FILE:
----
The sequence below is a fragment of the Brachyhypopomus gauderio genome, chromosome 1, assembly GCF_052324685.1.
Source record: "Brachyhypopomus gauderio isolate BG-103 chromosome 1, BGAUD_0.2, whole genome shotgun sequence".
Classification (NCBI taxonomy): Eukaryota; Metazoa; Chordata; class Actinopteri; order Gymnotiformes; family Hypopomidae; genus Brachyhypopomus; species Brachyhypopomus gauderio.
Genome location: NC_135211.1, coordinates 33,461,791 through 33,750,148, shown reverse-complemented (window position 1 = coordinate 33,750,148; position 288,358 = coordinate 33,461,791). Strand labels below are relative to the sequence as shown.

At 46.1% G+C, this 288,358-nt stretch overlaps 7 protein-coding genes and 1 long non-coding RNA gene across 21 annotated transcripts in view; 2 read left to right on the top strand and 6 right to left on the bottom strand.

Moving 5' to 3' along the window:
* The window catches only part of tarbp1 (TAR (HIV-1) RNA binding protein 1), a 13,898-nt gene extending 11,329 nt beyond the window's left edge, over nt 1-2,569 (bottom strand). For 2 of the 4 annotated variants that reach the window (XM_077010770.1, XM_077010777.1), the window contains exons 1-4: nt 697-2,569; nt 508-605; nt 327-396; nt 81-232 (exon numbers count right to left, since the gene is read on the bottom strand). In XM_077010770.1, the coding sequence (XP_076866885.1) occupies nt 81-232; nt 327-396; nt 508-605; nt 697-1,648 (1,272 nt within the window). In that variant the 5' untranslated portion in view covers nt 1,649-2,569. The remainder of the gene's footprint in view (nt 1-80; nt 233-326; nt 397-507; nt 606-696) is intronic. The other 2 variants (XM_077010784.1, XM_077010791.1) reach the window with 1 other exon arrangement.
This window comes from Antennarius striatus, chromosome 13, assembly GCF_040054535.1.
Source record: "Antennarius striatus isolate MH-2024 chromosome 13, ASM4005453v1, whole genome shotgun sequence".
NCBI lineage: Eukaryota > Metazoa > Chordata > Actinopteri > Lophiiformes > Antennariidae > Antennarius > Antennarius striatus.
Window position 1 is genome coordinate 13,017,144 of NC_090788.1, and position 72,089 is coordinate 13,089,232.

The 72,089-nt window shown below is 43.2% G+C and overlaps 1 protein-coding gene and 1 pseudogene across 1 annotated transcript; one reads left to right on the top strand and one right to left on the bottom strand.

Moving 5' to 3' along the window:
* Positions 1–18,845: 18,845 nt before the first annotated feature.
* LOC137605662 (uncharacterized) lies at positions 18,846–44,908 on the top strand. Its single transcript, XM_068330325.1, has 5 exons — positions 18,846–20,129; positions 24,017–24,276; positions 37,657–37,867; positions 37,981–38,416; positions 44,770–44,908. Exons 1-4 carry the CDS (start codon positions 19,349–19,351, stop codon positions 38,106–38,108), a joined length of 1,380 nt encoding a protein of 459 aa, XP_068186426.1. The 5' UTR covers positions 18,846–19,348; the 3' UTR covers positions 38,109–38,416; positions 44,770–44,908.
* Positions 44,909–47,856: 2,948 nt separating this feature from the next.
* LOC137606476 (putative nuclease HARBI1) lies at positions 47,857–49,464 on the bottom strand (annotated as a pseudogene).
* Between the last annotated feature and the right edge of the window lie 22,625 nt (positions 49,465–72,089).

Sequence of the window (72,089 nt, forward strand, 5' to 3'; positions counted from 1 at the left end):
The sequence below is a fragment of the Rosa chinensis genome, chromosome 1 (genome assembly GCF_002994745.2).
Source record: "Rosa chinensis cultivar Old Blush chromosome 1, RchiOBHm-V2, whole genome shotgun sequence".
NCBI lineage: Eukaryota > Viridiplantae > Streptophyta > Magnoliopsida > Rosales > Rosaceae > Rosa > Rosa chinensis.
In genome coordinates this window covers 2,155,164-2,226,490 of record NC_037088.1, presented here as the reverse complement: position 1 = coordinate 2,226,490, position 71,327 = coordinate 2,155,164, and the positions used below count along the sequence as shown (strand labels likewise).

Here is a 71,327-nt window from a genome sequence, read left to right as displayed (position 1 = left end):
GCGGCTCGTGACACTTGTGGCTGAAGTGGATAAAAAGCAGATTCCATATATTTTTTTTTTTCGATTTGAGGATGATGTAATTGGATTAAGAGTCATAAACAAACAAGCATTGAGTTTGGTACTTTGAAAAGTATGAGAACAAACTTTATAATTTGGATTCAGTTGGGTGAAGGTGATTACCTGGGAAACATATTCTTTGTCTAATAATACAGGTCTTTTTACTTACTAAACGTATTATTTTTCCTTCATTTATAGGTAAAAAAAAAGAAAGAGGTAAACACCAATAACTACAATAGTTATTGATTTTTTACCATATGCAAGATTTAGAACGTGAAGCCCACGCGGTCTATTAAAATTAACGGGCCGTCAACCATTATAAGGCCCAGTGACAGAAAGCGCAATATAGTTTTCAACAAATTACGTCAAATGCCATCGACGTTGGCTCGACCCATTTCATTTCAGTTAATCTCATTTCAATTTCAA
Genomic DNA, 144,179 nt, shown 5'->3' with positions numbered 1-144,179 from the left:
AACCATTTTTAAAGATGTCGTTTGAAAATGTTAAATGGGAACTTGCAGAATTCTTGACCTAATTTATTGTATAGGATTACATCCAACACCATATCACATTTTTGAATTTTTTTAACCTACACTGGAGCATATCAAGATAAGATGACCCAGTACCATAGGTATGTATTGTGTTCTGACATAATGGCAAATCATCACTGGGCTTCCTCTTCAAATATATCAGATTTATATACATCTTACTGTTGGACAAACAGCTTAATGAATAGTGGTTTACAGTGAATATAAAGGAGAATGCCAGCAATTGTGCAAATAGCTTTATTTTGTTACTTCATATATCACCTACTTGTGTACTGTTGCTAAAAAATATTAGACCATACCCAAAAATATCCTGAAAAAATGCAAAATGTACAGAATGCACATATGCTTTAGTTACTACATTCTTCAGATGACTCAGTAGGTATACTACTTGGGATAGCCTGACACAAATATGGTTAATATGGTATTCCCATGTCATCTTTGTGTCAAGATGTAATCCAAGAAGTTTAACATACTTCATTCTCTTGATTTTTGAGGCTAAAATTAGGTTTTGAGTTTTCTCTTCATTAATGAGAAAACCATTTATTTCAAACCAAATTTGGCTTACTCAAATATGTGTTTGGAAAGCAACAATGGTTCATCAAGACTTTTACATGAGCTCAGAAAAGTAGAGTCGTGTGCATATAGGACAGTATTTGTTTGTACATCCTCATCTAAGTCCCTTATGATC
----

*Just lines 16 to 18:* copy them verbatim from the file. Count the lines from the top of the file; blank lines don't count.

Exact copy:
* Positions 44,909–47,856: 2,948 nt separating this feature from the next.
* LOC137606476 (putative nuclease HARBI1) lies at positions 47,857–49,464 on the bottom strand (annotated as a pseudogene).
* Between the last annotated feature and the right edge of the window lie 22,625 nt (positions 49,465–72,089).